One of the most important things I discovered early in my sales career was getting the hidden messages and concerns behind prospects’ questions. I was selling technology at the time. During one call, my prospect peppered us with detailed questions about our system’s capabilities. Unfortunately, we couldn’t do a lot of what he wanted, and I felt the opportunity slipping away.
So, I decided to speak up and said, “Tom, why are you asking me all these questions?” He proceeded to tell me what he wanted to accomplish with the computer system and explained that he wanted to make sure we had the capacity to do it. Well, we absolute could do it, but we did it in a way that was different from how he was used to doing it. When I explained how we could help him, he was blown away, and I got his business.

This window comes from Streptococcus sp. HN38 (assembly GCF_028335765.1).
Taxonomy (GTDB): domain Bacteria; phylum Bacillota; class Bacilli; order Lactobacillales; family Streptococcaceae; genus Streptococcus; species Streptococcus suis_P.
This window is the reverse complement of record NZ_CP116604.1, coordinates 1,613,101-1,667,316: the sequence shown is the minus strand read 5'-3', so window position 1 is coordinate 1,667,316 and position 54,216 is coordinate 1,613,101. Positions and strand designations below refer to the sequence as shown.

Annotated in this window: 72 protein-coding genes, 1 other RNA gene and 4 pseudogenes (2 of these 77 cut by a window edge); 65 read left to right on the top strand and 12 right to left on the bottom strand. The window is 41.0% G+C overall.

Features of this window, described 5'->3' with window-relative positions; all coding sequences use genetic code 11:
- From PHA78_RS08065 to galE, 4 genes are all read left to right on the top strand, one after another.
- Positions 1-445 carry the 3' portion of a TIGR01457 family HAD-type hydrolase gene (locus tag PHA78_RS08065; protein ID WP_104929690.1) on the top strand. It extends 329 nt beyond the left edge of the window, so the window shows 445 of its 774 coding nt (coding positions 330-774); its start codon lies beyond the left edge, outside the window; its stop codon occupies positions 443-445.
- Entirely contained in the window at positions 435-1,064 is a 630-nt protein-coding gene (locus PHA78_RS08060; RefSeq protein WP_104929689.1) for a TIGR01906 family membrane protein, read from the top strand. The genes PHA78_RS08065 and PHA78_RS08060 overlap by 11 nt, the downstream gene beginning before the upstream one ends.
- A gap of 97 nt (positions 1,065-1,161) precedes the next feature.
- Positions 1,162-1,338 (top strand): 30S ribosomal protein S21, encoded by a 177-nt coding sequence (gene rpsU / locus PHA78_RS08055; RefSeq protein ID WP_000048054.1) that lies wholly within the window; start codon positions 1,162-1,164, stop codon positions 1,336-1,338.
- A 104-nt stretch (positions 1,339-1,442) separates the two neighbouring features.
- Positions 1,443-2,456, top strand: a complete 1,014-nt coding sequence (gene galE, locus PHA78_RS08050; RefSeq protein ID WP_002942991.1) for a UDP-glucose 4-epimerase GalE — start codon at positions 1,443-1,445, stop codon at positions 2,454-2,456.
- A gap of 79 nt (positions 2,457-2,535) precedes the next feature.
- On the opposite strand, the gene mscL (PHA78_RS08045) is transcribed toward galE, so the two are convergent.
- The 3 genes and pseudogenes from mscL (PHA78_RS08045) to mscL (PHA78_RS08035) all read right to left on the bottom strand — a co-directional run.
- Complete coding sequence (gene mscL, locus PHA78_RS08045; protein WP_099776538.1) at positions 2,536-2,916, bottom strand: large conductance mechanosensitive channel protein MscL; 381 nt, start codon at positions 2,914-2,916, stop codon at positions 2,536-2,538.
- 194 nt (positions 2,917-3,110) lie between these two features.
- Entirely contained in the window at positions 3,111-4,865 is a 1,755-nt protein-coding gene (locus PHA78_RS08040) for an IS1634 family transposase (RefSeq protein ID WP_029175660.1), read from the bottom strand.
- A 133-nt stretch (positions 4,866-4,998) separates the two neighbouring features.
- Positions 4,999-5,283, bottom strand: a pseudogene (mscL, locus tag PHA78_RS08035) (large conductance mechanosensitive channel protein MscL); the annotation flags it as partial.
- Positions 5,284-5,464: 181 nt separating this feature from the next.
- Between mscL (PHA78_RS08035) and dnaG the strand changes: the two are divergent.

From that day forward, I changed my approach. Whenever I felt a prospect’s questions were being used to evaluate something I offered, I would ask, “What are you hoping to accomplish?” And, whenever I was asked a question that didn’t make sense to me, I would question the question.